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Much of my build process is a collection of PowerShell scripts and functions, all defined within a .ps1 file. I simply have a shortcut to that file on my desktop, and it launches PowerShell and initializes everything.

Now, I think it would be handy if I could just run that shell within the Visual Studio 2013 environment. That way, I wouldn't need to keep switching windows when I want to build, publish things to IIS, perform database provisioning, etc. Should be easy enough, right?

The first thing I found was PowerConsole, an extension for Visual Studio that allows users to access Power Shell from within VS. However, it only works with Visual Studio 2010. According to the author, the NuGet team basically forked his code and it's now part of the NuGet console. So, my next idea was to just use the NuGet console. This has a few problems:

  1. It's called the "Package Manager Console" and hidden away in some menu. I want something easy to get to and clear that it's a build environment for my product.
  2. While you can run PowerShell commands such as dir, it doesn't really behave like PowerShell. For example, you can't change the prompt, even if you override the prompt function.
  3. There doesn't seem to be a way to override the profile. When I run my BuildShell.ps1 file, none of the functions within the file are registered and nothing seems to change.

Overall, this seems like a hacky way to integrate a custom build environment into Visual Studio. So, next step is to create my own extension. After all, that's all NuGet is, right?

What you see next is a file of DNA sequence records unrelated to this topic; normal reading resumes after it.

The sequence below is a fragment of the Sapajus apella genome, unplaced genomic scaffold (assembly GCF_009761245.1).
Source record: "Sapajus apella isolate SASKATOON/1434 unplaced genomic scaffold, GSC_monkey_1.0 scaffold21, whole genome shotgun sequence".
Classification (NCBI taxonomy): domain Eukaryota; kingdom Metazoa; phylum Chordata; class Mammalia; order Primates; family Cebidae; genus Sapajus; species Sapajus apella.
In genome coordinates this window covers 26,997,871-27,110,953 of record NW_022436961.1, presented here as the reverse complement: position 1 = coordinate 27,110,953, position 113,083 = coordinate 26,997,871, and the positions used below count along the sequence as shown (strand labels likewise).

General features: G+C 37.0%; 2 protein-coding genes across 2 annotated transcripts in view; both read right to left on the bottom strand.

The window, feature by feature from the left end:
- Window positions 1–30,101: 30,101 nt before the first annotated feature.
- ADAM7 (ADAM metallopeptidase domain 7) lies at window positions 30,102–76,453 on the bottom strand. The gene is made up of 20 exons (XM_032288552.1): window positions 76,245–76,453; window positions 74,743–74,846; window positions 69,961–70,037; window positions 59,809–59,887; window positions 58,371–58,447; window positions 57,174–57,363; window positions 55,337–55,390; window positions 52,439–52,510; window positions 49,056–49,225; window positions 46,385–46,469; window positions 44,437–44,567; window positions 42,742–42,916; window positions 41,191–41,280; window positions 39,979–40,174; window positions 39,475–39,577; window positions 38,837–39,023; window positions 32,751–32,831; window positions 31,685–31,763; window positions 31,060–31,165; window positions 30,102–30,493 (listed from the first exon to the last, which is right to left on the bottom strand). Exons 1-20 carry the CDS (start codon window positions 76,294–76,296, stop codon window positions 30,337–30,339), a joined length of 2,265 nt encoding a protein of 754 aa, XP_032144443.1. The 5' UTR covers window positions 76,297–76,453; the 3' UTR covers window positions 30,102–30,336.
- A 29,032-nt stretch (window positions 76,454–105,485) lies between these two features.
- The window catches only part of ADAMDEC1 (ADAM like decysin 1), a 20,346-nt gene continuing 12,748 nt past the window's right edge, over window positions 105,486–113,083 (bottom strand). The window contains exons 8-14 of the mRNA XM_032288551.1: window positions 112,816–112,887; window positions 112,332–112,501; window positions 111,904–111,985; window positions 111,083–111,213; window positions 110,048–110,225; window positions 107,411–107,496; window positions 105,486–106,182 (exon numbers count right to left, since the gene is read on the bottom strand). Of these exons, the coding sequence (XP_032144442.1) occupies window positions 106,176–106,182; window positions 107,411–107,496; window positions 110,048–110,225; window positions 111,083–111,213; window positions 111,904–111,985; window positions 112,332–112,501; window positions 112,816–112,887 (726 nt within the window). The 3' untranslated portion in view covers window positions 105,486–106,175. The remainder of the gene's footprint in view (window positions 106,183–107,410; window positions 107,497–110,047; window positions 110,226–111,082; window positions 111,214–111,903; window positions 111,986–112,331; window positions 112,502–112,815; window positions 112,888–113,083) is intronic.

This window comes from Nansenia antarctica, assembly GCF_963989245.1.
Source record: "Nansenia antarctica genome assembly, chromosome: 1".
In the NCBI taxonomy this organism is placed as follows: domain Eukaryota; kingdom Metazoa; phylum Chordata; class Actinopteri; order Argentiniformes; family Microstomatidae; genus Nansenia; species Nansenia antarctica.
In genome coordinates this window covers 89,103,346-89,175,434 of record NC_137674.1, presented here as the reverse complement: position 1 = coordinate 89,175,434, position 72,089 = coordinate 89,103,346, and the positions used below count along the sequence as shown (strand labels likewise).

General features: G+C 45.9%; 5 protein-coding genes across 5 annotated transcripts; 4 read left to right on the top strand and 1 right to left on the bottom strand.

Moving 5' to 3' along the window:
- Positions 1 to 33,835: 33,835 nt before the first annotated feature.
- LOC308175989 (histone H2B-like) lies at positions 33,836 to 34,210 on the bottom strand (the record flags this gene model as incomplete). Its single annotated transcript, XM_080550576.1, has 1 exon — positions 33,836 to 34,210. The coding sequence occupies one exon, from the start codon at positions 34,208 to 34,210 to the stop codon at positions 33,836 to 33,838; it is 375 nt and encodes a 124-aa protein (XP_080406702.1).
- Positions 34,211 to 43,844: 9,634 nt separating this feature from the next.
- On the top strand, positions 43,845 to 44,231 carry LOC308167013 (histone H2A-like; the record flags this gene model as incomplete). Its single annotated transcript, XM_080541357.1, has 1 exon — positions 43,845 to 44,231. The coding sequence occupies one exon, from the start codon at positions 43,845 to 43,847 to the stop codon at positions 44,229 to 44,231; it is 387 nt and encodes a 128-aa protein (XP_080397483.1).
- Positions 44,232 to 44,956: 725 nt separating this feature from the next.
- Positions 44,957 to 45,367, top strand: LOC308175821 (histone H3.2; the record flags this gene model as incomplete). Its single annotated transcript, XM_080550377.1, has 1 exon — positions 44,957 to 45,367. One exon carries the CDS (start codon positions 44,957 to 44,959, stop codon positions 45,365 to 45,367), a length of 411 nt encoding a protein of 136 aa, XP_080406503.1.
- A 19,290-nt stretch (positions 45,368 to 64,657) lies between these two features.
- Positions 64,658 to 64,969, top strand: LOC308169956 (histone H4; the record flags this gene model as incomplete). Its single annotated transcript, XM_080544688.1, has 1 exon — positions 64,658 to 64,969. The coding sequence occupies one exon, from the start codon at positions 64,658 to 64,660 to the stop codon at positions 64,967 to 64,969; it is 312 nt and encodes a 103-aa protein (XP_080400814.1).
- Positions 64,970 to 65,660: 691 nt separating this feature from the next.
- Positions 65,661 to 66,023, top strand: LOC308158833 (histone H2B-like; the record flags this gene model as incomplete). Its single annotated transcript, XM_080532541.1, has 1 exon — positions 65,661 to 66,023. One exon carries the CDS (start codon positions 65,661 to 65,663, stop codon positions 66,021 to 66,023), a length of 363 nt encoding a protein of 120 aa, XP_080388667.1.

The Question:

How do you create a NuGet like extension for Visual Studio 2013? MSDN has quite a few Visual Studio 2013 Extension samples, however they seem to be geared around extending the editor (such as what reSharper might do) and not creating new command windows. I'm looking for something to get me started, or perhaps an open source program I can look at. Thanks!

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1 Answer 1

Have you considered PowerShell Tools for Visual Studio?

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This appears to be an extension to edit and debug .ps1 scripts. Does it also let you host PowerShell within Visual Studio? –  Mike Christensen Jan 14 '14 at 18:58
    
Just so I am clear here, you are just wanting the shell present within the editor right? You are not seeking to connect an application to the runspace, right? –  websch01ar Jan 14 '14 at 19:03
    
Basically I want PowerShell.exe within a window in Visual Studio. I want to be able to run .ps1 files, create new functions, change directories, and everything else I can do in PowerShell.exe. –  Mike Christensen Jan 14 '14 at 19:08
    
I have worked with the PowerShell Tools for VS, but it does not give you a shell window. I have a web service I reference for executing some powershell script in a C# app, but that is done once and I move on. Typically, I just use PowerGui and the shell window for editing. I did just add a new external tool, but all that does it add a link for launch PowerShell. Hardly what you are wanting. –  websch01ar Jan 14 '14 at 19:18
    
Power Console is close to what I want. However, it doesn't appear you can change the prompt or create profiles (like scripts that run automatically when it starts). Plus, it only works with VS2010. I'd love to get my hands on the Power Console source code. –  Mike Christensen Jan 14 '14 at 19:27

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